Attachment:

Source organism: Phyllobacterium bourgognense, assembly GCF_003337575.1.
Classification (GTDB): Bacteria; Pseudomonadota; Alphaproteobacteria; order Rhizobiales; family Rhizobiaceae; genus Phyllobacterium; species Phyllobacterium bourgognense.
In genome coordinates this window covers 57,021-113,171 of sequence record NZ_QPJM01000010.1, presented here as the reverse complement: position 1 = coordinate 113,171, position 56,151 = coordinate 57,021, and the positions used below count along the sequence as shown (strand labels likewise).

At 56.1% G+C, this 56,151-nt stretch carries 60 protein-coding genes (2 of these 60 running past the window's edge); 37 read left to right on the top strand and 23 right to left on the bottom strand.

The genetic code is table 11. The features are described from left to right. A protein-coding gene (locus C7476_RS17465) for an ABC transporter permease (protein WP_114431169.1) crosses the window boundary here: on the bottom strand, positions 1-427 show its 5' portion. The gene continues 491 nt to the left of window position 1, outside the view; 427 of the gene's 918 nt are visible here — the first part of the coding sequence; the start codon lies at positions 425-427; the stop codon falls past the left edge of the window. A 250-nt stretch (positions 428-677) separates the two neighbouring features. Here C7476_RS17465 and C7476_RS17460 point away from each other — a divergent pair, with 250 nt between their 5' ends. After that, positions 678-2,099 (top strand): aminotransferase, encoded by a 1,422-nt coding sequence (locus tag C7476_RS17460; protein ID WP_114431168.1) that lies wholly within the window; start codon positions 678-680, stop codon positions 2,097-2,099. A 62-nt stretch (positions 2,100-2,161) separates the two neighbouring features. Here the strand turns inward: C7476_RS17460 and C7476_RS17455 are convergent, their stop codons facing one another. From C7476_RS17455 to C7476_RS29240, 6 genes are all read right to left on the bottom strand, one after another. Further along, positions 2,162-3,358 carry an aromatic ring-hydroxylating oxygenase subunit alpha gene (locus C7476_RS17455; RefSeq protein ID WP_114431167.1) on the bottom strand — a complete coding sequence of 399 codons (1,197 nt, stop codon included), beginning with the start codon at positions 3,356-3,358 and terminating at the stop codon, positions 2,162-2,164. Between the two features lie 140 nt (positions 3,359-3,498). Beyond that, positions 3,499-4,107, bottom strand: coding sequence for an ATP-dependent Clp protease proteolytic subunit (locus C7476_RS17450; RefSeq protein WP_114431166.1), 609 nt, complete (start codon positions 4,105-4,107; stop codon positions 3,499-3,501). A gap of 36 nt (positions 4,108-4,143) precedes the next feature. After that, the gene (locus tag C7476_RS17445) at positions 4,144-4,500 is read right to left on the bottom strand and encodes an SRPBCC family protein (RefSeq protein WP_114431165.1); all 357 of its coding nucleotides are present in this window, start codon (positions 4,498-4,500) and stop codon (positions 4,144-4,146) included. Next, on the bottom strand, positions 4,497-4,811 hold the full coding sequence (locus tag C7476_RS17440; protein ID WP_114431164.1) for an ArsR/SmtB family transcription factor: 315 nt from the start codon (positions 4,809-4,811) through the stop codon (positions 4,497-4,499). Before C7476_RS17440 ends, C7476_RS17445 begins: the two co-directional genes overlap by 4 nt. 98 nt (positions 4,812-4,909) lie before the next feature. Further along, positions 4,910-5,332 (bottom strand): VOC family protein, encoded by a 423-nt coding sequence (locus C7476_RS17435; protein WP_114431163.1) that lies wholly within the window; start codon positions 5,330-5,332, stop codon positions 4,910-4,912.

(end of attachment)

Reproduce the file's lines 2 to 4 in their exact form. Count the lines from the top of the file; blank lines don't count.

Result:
Classification (GTDB): Bacteria; Pseudomonadota; Alphaproteobacteria; order Rhizobiales; family Rhizobiaceae; genus Phyllobacterium; species Phyllobacterium bourgognense.
In genome coordinates this window covers 57,021-113,171 of sequence record NZ_QPJM01000010.1, presented here as the reverse complement: position 1 = coordinate 113,171, position 56,151 = coordinate 57,021, and the positions used below count along the sequence as shown (strand labels likewise).

At 56.1% G+C, this 56,151-nt stretch carries 60 protein-coding genes (2 of these 60 running past the window's edge); 37 read left to right on the top strand and 23 right to left on the bottom strand.